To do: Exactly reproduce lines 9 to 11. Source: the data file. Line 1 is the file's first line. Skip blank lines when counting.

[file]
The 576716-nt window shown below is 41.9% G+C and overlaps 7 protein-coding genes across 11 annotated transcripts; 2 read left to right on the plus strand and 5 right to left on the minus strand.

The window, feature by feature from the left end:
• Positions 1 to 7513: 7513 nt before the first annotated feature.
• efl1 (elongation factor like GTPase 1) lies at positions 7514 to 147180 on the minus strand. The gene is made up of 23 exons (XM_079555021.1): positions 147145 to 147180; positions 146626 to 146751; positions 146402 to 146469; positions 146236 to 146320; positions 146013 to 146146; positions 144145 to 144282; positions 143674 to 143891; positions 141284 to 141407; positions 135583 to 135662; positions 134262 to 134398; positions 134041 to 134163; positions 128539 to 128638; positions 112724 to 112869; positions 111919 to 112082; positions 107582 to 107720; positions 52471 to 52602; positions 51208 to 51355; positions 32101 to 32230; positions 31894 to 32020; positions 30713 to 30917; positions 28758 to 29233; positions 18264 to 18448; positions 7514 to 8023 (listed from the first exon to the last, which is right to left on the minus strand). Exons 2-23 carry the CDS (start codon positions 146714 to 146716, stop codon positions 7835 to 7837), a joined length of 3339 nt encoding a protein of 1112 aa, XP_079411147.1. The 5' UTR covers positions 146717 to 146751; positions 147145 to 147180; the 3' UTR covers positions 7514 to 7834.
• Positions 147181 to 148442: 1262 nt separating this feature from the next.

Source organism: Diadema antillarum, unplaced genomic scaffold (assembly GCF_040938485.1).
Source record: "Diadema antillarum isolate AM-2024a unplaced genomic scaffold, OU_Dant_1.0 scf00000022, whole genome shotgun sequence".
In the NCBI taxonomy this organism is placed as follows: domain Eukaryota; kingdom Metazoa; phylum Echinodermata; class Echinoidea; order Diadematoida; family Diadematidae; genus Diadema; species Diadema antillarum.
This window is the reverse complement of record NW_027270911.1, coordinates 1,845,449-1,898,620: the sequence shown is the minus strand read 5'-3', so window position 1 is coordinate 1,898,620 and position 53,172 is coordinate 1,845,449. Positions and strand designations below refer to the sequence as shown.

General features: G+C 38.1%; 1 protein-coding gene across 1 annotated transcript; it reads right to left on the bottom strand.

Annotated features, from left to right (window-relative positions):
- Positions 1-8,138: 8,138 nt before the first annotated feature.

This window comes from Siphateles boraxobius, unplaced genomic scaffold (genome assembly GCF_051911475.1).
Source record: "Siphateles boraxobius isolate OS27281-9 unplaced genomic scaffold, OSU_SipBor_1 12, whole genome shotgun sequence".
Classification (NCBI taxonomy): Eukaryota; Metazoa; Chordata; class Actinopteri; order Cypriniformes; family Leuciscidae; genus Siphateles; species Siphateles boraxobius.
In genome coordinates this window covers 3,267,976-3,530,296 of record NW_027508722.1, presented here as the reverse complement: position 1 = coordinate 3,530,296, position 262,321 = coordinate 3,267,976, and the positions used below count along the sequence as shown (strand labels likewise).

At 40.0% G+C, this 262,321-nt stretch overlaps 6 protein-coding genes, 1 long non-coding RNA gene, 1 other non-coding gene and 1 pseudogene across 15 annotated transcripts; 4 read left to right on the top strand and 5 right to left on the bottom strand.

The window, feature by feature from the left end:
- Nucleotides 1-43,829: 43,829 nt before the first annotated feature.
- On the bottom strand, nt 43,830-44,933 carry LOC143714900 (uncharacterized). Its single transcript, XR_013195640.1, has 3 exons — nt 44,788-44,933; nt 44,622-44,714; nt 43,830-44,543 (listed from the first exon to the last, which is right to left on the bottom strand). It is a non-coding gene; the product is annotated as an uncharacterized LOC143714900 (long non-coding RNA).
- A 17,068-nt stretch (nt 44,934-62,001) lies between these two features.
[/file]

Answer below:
This window is the reverse complement of record NW_027270911.1, coordinates 1,845,449-1,898,620: the sequence shown is the minus strand read 5'-3', so window position 1 is coordinate 1,898,620 and position 53,172 is coordinate 1,845,449. Positions and strand designations below refer to the sequence as shown.

General features: G+C 38.1%; 1 protein-coding gene across 1 annotated transcript; it reads right to left on the bottom strand.

Annotated features, from left to right (window-relative positions):